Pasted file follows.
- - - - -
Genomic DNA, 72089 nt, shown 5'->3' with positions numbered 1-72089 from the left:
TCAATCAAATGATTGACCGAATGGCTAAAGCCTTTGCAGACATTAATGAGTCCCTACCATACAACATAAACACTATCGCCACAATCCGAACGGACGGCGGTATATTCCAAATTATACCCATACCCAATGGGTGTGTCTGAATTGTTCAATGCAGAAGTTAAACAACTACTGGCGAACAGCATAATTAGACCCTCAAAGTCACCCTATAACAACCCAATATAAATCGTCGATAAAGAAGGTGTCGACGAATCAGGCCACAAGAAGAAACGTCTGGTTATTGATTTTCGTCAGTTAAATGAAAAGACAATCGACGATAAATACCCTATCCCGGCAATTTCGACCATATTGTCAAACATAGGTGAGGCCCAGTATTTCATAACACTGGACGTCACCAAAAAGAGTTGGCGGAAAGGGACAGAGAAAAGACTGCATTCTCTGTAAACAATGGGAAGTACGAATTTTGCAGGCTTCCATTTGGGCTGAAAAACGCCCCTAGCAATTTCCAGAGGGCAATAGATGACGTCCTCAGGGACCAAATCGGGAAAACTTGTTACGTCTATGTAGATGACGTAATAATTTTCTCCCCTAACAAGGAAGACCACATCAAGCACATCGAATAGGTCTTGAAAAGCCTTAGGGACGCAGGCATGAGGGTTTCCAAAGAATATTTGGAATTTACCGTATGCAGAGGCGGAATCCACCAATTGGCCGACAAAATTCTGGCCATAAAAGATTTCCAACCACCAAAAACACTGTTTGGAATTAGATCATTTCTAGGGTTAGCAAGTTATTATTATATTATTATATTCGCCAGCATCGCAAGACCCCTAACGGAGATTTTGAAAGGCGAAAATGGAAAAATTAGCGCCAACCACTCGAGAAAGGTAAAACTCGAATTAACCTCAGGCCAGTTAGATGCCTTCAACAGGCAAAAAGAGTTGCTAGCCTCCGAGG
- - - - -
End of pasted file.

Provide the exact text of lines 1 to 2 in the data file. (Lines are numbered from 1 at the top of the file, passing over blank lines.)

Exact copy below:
Genomic DNA, 72089 nt, shown 5'->3' with positions numbered 1-72089 from the left:
TCAATCAAATGATTGACCGAATGGCTAAAGCCTTTGCAGACATTAATGAGTCCCTACCATACAACATAAACACTATCGCCACAATCCGAACGGACGGCGGTATATTCCAAATTATACCCATACCCAATGGGTGTGTCTGAATTGTTCAATGCAGAAGTTAAACAACTACTGGCGAACAGCATAATTAGACCCTCAAAGTCACCCTATAACAACCCAATATAAATCGTCGATAAAGAAGGTGTCGACGAATCAGGCCACAAGAAGAAACGTCTGGTTATTGATTTTCGTCAGTTAAATGAAAAGACAATCGACGATAAATACCCTATCCCGGCAATTTCGACCATATTGTCAAACATAGGTGAGGCCCAGTATTTCATAACACTGGACGTCACCAAAAAGAGTTGGCGGAAAGGGACAGAGAAAAGACTGCATTCTCTGTAAACAATGGGAAGTACGAATTTTGCAGGCTTCCATTTGGGCTGAAAAACGCCCCTAGCAATTTCCAGAGGGCAATAGATGACGTCCTCAGGGACCAAATCGGGAAAACTTGTTACGTCTATGTAGATGACGTAATAATTTTCTCCCCTAACAAGGAAGACCACATCAAGCACATCGAATAGGTCTTGAAAAGCCTTAGGGACGCAGGCATGAGGGTTTCCAAAGAATATTTGGAATTTACCGTATGCAGAGGCGGAATCCACCAATTGGCCGACAAAATTCTGGCCATAAAAGATTTCCAACCACCAAAAACACTGTTTGGAATTAGATCATTTCTAGGGTTAGCAAGTTATTATTATATTATTATATTCGCCAGCATCGCAAGACCCCTAACGGAGATTTTGAAAGGCGAAAATGGAAAAATTAGCGCCAACCACTCGAGAAAGGTAAAACTCGAATTAACCTCAGGCCAGTTAGATGCCTTCAACAGGCAAAAAGAGTTGCTAGCCTCCGAGG